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Running 17.04 (Zesty Zapus) and trying to start an upstart script but I noticed it's not getting executed. Then I noticed that upstart isn't even listed as an installed package even if there are lots of scripts in /etc/init. Apparently they are not run since introducing a typo in e.g cron doesn't affect its startup.

How should I run the upstart script? Install upstart or run it through some systemd-layer? Does installing upstart break something when the other scripts in /etc/init are suddenly run?

  • I think systemd does run scripts in /etc/init.d if there is no unit file in /etc/systemd/system or its subdirs. Could you give a little more detail about what you are trying to do? – Zanna Jun 30 '17 at 8:50
  • Thanks for the reply. I'm following the tutorial on digitalocean.com/community/tutorials/… on how to run Consul as a service on Ubuntu... – Nicklas Karlsson Jun 30 '17 at 9:02
  • Please could you try putting the script in /etc/init.d instead of /etc/init? It will need permissions 755. – Zanna Jun 30 '17 at 9:18
  • Nothing happens (I didn't even know upstart-format scripts could be run from init.d) – Nicklas Karlsson Jun 30 '17 at 9:34
  • oh hmm I see that just having a script there doesn't tell systemd that there should be such a service, although if it does know there should be such a service, the file in /etc/init/d is used. You might try making a symlink - assuming the script in /etc/init.d is called consul: sudo ln -s /etc/init.d/consul /etc/systemd/system/consul.service – Zanna Jun 30 '17 at 9:53
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Apparently upstart isn't included in the server version OOTB even though there are scripts in /etc/init (a bit confusing).

I rewrote the upstart script as a systemd unit file using mostly the Ubuntu wiki page on systemd for upstart users as a guide and enabled it in normal fashion.

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The above steps worked beautifully, I have made some detailed steps in my answer here:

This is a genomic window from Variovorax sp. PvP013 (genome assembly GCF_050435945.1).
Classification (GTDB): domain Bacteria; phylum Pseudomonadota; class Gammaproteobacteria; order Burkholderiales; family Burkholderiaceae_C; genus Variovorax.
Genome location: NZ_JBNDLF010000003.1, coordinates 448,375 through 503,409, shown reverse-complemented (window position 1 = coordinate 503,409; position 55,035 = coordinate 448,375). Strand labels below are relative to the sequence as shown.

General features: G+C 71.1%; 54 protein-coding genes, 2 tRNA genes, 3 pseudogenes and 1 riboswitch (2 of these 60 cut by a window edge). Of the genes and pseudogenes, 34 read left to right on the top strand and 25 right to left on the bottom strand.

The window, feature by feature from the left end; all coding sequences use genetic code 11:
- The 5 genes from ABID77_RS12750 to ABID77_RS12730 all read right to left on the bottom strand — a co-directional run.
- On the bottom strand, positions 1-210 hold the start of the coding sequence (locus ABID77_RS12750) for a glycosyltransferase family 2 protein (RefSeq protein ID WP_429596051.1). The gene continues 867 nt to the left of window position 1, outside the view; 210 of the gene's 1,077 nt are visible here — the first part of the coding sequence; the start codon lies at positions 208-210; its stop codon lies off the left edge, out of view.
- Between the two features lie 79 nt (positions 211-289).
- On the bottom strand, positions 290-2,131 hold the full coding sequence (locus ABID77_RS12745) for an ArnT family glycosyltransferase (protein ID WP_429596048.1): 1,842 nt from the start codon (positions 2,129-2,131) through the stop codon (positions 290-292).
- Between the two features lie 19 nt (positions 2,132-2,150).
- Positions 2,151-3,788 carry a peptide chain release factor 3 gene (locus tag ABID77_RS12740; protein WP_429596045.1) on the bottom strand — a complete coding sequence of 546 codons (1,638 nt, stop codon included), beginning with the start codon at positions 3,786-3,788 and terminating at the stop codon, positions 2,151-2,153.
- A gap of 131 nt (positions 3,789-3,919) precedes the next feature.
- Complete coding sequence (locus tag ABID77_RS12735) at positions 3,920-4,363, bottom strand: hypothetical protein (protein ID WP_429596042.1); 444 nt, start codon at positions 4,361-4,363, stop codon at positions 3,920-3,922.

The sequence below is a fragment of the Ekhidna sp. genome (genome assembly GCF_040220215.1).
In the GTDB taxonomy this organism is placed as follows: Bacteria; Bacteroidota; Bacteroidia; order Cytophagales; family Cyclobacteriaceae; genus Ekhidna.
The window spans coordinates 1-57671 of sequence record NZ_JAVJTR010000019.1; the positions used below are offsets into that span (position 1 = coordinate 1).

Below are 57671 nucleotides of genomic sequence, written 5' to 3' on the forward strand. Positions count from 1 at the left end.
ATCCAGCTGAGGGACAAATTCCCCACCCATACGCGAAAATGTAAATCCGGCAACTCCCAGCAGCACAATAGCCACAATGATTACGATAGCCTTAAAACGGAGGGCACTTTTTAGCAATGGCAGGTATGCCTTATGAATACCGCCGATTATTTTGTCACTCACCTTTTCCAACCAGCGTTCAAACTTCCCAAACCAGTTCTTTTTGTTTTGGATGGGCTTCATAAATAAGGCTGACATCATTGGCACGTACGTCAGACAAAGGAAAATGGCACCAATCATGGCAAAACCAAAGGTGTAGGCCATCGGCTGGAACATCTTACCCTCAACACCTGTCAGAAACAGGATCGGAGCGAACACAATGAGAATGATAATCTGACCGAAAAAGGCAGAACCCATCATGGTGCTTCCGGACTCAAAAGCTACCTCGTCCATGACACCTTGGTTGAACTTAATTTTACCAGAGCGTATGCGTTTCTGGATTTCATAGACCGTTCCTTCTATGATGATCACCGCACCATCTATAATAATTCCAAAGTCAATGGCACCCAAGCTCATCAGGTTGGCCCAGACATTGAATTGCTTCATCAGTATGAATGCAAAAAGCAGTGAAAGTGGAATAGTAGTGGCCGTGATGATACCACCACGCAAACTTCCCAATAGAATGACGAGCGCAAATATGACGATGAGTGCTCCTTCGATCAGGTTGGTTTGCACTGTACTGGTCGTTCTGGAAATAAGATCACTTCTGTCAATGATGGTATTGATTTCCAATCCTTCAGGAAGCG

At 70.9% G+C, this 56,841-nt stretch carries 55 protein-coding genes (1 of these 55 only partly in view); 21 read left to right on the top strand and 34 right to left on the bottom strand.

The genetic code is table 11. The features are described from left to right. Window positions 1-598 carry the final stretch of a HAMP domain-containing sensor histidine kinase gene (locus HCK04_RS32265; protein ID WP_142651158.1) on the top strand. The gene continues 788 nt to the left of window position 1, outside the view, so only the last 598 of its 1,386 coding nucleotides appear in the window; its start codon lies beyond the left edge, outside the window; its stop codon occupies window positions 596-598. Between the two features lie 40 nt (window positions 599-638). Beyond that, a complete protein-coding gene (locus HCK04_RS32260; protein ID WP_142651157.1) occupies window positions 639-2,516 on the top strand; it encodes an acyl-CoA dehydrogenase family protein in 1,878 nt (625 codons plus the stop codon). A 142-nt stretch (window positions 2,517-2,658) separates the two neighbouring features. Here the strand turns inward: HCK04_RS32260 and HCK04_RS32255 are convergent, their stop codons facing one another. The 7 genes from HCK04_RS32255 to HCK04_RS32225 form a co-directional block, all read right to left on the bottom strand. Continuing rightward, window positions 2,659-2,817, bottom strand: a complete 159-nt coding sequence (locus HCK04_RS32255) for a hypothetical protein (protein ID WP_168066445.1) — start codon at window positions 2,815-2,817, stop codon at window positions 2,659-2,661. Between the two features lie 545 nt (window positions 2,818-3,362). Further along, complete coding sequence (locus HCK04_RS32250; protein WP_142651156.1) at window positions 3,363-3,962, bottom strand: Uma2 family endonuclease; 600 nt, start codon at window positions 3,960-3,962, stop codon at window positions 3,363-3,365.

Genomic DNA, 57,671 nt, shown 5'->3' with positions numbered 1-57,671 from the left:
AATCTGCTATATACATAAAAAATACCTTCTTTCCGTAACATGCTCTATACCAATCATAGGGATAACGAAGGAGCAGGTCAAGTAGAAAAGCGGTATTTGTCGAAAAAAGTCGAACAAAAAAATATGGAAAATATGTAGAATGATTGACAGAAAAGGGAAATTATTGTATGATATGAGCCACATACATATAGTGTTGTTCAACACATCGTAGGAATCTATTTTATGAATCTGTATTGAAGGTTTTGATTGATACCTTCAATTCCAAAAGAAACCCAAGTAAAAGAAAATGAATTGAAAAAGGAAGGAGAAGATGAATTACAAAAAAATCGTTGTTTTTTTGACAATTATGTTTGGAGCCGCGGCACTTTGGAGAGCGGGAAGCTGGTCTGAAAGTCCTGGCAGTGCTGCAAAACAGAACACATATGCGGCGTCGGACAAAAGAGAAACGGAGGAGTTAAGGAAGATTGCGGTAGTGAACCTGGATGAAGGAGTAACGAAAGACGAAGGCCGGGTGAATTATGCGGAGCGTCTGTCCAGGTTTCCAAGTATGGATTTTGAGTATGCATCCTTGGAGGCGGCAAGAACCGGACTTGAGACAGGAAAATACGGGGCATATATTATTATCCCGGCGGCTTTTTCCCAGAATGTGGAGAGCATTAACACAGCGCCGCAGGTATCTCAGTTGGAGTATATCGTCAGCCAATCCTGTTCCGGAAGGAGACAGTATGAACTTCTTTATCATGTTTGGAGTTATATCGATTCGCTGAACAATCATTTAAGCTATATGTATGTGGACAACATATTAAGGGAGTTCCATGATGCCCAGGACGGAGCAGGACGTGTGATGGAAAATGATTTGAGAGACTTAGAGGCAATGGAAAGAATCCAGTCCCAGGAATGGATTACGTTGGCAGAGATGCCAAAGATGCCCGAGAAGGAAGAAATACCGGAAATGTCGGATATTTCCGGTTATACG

My env is as follows

  1. Ubuntu at 17.10
  2. I have a python app on Gunicorn 19.x server, I need to start this application as a service.

Firstly you need to write a foo.service file.

[Unit] 
Description=FooServer 

[Service] 
Restart=on-failure
WorkingDirectory=/path/to/your/working/directory/where the foo lives
ExecStart=/what/process/will call foo eg: in my case I used gunicorn app:app
ExecReload=/bin/kill -HUP $MAINPID 
KillSignal=SIGINT 

[Install] 
WantedBy=multi-user.target

The meaning of every word on the left hand side of the '=' sign and their equivalent in (to the earlier) upstart is in link https://wiki.ubuntu.com/SystemdForUpstartUsers

Once the file is ready, let's say you name it as 'foo.service' (the .service extension is important)

You need to place the file in /lib/systemd/system

After which you need to enable the service by calling

systemctl enable foo

Which will prompt you enter your root password as it will be creating symlinks in some root access based folders where all the services party.

If you have reached till here without any hassle , you are good. Your service is hence created. Start it by calling

sudo service foo start

systemctl status foo to see the status sudo service foo stop to stop the service

I was on the Gunicorn page all day today and tried all the various options and none of them worked and finally this one worked. Thank you so much @Zanna and @Nicklas Karlsson

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